An impressive nurse resume is essential in getting your first job after graduation. Creating a resume for the first time can be a challenge since it’s tricky to determine the most important information employers want to see in a nurse’s resume.
Here are practical and effective tips on how you can create an exceptional nurse resume that will get you results.
Do’s in Resume Writing
1. Use one font style and size throughout your resume.
Employers prefer to see uniformity in the layout of an applicant’s resume. Times New Roman with a font size of 12 is recommended as it is the golden standard of font format for applications. See a comprehensive list of recommended fonts HERE.
2. Summarize your qualifications at the beginning of your resume.
This is your “profile” which presents a summary of who you are professionally. In making a summary of your qualifications, make it short and straight to the point. Avoid exaggerations and make the descriptions realistic.
3. Use relevant keywords.
This is very important if you are submitting your nursing application online since employers are keeping applicants’ resumes in a database. When they are searching potential nurses for interview, the search function of this database looks for specific keywords entered in the search inquiry.
If you want your resume to be search engine-friendly, use relevant keywords. In bigger institutions that employ automated systems, many nurse resumes are already “cut” due to the absence of important keywords. When choosing keywords, consider the position you are applying for and the requirements in their job posting.
4. Organize information in chronological order, starting with the most recent one.
Employers look for the most recent experience when evaluating work history. They like to evaluate resumes with chronologically arranged information so they can quickly scan through the resume.
The most relevant information in a resume is usually the most recent one so always arrange the details of your resume in chronological order.
5. Include your clinical experiences as a nursing student.
If you don’t have any prior work experience to list, it is best to include details about your clinical rotations. Include only those relevant to the position you are applying for.
However, if you already have prior entry-level experience, you should skip including your clinical experience as a nursing student.
Also Read: 12 Things You’ll Never Learn in Nursing School.
6. Use formal action verbs in describing your skills, responsibilities, strengths and accomplishments.
Use “prepared” instead of “responsible for” and “developed” instead of “helped”. Use of formal and strong action verbs emphasizes the details of your resume.
Other action verbs recommended in highlighting the details of your accomplishments include:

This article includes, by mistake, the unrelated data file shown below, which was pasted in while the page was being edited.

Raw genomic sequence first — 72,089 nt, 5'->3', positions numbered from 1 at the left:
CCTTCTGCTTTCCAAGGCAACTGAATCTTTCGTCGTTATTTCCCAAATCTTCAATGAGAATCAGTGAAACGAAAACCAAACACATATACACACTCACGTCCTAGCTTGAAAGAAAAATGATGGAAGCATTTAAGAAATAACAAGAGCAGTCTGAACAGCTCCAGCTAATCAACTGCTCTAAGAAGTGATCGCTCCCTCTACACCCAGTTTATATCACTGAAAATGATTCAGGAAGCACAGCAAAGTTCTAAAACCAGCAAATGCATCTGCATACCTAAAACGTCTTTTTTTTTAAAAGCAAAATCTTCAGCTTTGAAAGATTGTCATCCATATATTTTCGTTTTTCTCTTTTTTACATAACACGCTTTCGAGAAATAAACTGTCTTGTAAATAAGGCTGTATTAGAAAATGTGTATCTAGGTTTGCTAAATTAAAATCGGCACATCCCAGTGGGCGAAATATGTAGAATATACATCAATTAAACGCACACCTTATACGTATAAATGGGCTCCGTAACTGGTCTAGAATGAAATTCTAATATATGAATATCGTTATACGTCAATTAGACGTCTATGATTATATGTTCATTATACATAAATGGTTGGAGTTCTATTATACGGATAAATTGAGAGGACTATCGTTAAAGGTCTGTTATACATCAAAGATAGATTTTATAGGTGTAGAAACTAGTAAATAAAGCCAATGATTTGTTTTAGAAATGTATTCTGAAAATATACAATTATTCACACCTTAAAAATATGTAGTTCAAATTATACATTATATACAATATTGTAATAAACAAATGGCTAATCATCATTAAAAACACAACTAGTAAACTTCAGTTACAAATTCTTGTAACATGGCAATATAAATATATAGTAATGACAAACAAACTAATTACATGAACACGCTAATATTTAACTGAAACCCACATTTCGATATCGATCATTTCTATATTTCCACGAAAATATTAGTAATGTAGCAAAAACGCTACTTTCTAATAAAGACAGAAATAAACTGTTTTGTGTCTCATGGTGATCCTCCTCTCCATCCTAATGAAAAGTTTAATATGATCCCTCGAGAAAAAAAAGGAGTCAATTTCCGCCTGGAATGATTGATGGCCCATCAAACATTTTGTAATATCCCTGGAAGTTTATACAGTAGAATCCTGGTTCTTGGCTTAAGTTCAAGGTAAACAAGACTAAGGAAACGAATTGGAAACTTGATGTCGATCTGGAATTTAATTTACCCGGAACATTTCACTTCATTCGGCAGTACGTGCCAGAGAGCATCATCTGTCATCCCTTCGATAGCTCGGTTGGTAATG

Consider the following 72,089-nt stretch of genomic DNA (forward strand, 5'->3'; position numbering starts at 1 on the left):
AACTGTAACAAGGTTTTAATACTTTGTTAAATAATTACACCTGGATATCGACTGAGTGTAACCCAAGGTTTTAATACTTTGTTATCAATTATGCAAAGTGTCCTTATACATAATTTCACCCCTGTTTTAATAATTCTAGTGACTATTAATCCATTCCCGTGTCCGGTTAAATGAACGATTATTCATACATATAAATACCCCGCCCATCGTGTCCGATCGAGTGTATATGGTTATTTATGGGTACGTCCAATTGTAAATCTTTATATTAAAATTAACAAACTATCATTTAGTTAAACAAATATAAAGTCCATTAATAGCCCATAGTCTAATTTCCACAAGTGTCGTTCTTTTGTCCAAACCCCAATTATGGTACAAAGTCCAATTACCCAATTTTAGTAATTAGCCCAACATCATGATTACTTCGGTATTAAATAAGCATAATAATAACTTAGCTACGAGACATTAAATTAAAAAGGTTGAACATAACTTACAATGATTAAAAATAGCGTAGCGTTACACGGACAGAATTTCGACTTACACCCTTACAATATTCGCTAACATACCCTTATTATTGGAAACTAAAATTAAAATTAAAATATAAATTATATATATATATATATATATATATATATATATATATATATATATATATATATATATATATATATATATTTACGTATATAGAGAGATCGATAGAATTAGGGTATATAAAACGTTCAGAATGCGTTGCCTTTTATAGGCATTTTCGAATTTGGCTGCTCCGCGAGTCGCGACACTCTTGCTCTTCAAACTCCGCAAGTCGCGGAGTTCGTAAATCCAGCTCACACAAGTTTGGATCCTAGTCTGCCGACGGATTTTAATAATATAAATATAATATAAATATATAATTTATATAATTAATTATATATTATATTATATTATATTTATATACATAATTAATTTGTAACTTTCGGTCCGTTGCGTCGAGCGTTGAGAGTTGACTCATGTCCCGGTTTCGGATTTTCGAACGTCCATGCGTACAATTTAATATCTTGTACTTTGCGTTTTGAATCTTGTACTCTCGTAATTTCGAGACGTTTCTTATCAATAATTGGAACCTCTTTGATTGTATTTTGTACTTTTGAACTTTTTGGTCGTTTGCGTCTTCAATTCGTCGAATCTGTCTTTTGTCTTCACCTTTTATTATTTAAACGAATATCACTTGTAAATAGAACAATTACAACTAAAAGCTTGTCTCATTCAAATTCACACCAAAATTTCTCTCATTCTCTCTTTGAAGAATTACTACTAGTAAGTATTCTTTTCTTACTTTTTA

7. Be consistent with your writing style throughout the resume.
If you used a third-person point of view at the beginning, maintain it till the end. If you used an action verb for each beginning of a bulleted list, make sure to start every bulleted item with action verbs as well.
Your employers will glean personality traits from your resume so make sure to keep your nurse resume professional, organized, methodical, and consistent.
8. Be honest with your experience.
Some newly graduated nurses make the mistake of exaggerating or faking their nursing experiences just to make their resume appear impressive. Don’t do this and be honest with your listed professional experience.
When shortlisted, employers make the extra effort of verifying listed professional experiences and you will be quickly dropped off the list once they verified the details of your professional experience.
Also Read: 20 Tips for Nurses in Their First Year of Nursing
9. Have someone read your resume to double-check for errors.
No matter how you repetitively proofread your resume, it is still best to have a second pair of eyes go through your document. You can miss a simple typographical error or a grammatical flaw even if you have read it several times already.
With so many good quality resumes to go through, hiring departments are quick to discard resumes with typographical errors or grammatical flaws.
10. Make descriptions and other details short and concise.
Make everything straight to the point. Employers like to scan for resumes with concise and well-organized information as they are easy and quick to read.
Avoid lengthy but empty sentences and don’t worry about a description being too short as long as you included all your ideas with it. Hiring departments can spot fillers a mile away.